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Updated on 01/11/2013 6:06PM
Aqueduct: Racing Board orders necropsies be performed following all fatal breakdowns
As a reaction to the recent rash of equine fatalities at Aqueduct, the New York State Racing and Wagering Board has mandated a necropsy be performed on each horse that suffers a racing-related fatality during Aqueduct’s inner-track meet.
The mandate began Thursday with the breakdown of Pleasantfriday, the fourth fatality since Aqueduct’s inner-track meet opened on Dec. 12.
The New York State Racing and Wagering Board ordered a necropsy on Pleasantfriday and Gulltopper, who broke down fatally on Dec. 6 over the main track. Gulltopper was one of four fatalities that occurred during Aqueduct’s main-track meeting, which ran from Nov. 3 through Dec. 9.
“Necropsies for two horses that have died at Aqueduct – Pleasantfriday and Gulltopper – were ordered by the Board because circumstances of those incidents raised red flags with investigators and required more information,” Lee Park, a spokesperson for the racing and board wrote in an e-mail. “Going forward, the Board is ordering necropsies for all horses that are fatally injured while racing on the inner track at Aqueduct. The Racing and Wagering Board and the forthcoming Gaming Commission will continue to work with NYRA to establish a consistent procedure for the logistics of necropsies as recommended by the Task Force on Racehorse Health and Safety.”
The task force was convened by New York Gov. Andrew Cuomo last spring after there were 21 fatalities during Aqueduct’s 2011-12 inner track meeting. The task force did recommend that the New York State Racing and Wagering Board “should require a complete necropsy . . . of all horses fatally injured at NYRA’s racetracks,” but that recommendation was not formally adopted.
“The Racing and Wagering Board continues to closely monitor and investigate the circumstances of every breakdown at Aqueduct,” Park wrote. “Comprehensive investigative reports for the four equine fatalities from the inner track meet are being completed by Board staff.”
El Macho, racing in a maiden $16,000 claimer on Dec. 13, suffered a fatal breakdown. Last Sunday, Wildcat’s Smile, broke her leg during the running of the Cat Cay Stakes while Bomber Boy, competing in a second-level allowance/optional claimer, was vanned off and euthanized later in the day for a leg fracture.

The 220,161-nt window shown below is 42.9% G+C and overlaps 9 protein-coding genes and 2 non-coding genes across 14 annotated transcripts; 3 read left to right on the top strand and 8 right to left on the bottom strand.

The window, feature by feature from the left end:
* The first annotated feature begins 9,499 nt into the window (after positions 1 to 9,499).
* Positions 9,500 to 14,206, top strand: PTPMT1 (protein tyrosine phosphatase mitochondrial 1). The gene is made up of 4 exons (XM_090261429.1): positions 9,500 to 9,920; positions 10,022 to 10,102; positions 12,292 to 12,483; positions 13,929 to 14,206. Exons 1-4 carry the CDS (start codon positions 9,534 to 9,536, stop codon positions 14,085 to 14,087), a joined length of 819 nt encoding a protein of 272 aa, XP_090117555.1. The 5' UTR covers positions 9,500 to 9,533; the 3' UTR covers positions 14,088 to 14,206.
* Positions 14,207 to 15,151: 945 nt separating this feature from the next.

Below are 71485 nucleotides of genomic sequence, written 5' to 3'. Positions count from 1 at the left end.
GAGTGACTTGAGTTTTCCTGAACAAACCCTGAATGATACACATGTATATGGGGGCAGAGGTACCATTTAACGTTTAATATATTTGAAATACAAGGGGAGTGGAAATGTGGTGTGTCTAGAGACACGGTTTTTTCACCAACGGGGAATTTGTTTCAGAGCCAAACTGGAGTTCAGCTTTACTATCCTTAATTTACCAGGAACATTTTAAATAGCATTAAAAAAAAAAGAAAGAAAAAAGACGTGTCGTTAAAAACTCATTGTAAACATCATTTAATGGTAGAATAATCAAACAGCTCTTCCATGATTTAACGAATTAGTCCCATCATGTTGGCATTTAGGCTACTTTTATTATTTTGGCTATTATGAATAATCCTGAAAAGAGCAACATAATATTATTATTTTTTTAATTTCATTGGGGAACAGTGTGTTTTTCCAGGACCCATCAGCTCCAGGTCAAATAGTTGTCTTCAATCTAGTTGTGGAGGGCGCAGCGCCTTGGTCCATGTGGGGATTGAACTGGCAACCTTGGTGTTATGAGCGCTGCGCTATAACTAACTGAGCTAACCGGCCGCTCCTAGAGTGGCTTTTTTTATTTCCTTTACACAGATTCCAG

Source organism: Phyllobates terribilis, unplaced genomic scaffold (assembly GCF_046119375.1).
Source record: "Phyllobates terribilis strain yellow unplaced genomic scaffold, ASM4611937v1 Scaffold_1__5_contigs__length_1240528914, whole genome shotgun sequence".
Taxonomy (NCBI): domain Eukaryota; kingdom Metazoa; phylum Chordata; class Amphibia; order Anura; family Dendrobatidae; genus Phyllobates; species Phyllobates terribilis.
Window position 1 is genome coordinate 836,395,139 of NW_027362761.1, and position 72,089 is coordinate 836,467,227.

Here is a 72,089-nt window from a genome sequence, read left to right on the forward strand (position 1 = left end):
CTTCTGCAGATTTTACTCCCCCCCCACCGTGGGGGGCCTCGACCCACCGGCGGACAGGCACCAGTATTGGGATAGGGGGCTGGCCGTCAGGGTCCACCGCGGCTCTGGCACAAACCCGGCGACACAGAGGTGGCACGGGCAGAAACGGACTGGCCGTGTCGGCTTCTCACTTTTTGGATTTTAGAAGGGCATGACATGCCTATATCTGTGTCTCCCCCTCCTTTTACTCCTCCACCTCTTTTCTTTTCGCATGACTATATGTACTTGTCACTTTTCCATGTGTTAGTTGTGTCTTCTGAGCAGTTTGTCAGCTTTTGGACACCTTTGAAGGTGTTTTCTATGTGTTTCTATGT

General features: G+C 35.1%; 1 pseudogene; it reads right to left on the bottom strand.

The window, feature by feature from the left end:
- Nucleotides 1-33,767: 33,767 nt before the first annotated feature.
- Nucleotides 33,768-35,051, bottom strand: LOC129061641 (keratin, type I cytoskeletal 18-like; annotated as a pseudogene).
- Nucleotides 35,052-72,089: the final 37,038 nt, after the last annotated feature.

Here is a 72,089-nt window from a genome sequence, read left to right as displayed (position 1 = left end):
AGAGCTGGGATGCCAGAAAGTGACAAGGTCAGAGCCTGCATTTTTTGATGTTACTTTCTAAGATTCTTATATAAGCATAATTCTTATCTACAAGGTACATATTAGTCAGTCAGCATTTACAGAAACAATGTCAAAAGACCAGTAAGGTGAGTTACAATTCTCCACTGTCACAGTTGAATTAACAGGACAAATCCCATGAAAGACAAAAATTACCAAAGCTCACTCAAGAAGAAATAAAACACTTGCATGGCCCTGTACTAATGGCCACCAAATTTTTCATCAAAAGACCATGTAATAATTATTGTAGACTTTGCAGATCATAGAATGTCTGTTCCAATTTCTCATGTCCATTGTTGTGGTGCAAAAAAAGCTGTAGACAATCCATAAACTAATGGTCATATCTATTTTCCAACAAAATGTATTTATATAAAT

Thursday, Pleasantfriday, making her second start off a six-month layoff after being claimed for $20,000 by Linda Rice in July, was euthanized after suffering fractures to both sesamoids in her right foreleg.
Typically, according to Park, necropsies ordered by the state are done at Cornell University.
Late Friday afternoon, the New York Racing Association put out a statement that said it "is very concerned with any equine breakdowns during a race or training, and we are constantly examining our procedures."
The statement did not offer any specifics on how NYRA would address the breakdowns, only saying that it "is working to enhance preventative measures, monitoring and reporting with respect to breakdowns; and we are working with Chairman [David] Skorton and our regulators to prevent future fatalities as much as we possibly can."
I don't like all weather tracks, but I always wondered why the inner track wasn't changed over.
WELL DONE NEW YORK STATE RACING and WAGERING BOARD! At least you are doing SOMETHING when very few states - if any- are doing ANYTHING at ALL! DO NOT BE DISCOURAGED by the "do as you please blood sucking ticks crowd"....Keep DIGGING - there is so much "MORE to FIND"....
Pleasantfriday was running for the 3rd time in 2 weeks. cant solely blame the racetrack.
Is it the horses or the track? They can do the shock-rebound test easily enough.
I'd like to know what the circumstances were which caused a red flag; hence necessitating an investigation regarding the breakdowns of Pleasantfriday, and Gulltopper!
In jurisdictions worldwide where Lasix is not allowed there are 4X fewer breakdowns. Permissive medication policies facilitate racing unsound horses. The solution to minimize breakdowns is to ban raceday Lasix and all other medications after entries are taken and the race is made. It is poor from to needle horses before they race. All these horses that broke down fatally were injected hours before they ran. As well, most were given several injections after entry time. Permitted drugs allow trainers to exceed the adaptability of racehorses. When drug use is scaled back and eliminated after entries are taken, breakdowns will diminish. Until then, expect more breakdowns.
I'm all in favor of doing everything possible to prevent breakdowns, but I'm not sure what useful information a necropsy will provide. Will a necropsy show whether a fracture involved a pre-existing injury or not?. Surely the new damage would cover up any signs from before? I guess they will do a tox screen and find out if any drugs were involved... but I suspect these breakdowns at Aqueduct are being caused by an unsafe track surface.Otherwise, why were these same horses not breaking down at Belmont or wherever else they raced last? I'm not saying they shouldn't do the necropsies, just I don't quite understand what useful information will be found. RIP, Bomber Boy. I made some money on you.
About Time. This should be the standard nationwide. This would go a long way toward cleaning up the bottom end of the business where most of the real problems are.
This is long over due and should be done at every track in America.
- 1.Posted 12/08/2013 09:52AM
- 2.Posted 12/07/2013 07:42PM
- 3.Posted 12/08/2013 06:24PM
- 4.Posted 12/05/2013 04:54PM
- 5.Posted 12/07/2013 03:42PM